tandfonline.com har udgivet en rapport under søgningen “Teacher Education Mathematics”:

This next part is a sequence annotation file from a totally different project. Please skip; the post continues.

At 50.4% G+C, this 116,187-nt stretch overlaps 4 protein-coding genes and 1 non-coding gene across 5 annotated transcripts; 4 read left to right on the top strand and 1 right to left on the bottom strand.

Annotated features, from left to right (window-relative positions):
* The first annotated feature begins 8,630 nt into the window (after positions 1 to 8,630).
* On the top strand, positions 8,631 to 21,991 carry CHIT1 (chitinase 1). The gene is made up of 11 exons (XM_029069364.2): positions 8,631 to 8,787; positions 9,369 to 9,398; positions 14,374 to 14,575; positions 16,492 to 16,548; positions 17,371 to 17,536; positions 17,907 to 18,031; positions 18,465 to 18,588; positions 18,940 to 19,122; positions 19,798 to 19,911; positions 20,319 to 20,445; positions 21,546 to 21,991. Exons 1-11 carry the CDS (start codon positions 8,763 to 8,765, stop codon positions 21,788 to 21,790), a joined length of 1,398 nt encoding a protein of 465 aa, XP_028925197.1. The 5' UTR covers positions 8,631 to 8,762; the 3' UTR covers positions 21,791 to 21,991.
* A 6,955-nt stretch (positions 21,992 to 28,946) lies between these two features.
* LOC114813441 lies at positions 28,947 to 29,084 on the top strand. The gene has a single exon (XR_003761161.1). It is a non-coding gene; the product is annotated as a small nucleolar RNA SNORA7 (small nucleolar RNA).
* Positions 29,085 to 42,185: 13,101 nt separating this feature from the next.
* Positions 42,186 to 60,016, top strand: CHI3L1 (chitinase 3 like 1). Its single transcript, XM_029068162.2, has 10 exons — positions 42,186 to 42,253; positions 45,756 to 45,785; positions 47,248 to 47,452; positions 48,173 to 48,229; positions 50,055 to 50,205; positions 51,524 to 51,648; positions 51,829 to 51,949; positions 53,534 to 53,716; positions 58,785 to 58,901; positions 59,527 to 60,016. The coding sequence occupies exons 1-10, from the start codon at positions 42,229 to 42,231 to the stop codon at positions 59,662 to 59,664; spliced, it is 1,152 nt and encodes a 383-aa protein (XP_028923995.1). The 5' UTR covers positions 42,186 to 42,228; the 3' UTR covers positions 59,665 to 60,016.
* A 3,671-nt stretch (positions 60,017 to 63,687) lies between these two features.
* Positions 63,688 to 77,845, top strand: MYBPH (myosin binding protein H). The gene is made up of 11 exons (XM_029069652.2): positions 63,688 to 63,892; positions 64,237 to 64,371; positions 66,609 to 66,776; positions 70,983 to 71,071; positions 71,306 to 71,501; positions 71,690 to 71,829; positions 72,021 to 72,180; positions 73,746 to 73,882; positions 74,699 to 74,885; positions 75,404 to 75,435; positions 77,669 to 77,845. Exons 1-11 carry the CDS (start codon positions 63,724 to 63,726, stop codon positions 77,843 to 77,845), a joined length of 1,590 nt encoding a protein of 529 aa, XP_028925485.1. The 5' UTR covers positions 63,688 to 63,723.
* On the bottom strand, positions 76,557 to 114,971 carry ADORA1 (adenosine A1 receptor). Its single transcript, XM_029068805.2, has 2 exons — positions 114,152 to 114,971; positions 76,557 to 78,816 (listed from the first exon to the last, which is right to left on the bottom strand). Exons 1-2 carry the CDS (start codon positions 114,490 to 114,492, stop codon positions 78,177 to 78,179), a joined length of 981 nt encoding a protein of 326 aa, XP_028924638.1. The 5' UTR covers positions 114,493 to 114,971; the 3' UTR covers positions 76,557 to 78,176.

Collaboration between schools and parents has become increasingly prominent on the political agenda in Norway. Schools are obliged to promote parent–school cooperation in accordance with parents’ rights as stakeholders in education. This article explores the governing strategies of seven primary or lower-secondary schools that have taken initiatives to improve parent–school collaboration. The main intention is to explore how New Public Management (NPM) measures (such as market values, decentralization, competition, and output control) and New Public Service (NPS) tools (including coalition building and citizens’ involvement) are reproduced at the local level when parent–school collaboration is put on the agenda. The analysis shows that street-level discretion at school level implies considerable uncertainty around the achievement of policy objectives. Different opinions on parents as a target group seem prominent in explaining how frontline workers act and strategize. Two distinct collaboration strategies are identified: serving and steering. The serving strategy is based on a linear partnership by making use of local knowledge in order to reach parents and enable their participation. The steering strategy is characterized by non-linear relationships with parents and certain steering mechanisms by routinizing collaboration activities, modifying goals for parent–school collaboration and rationing school services to parents.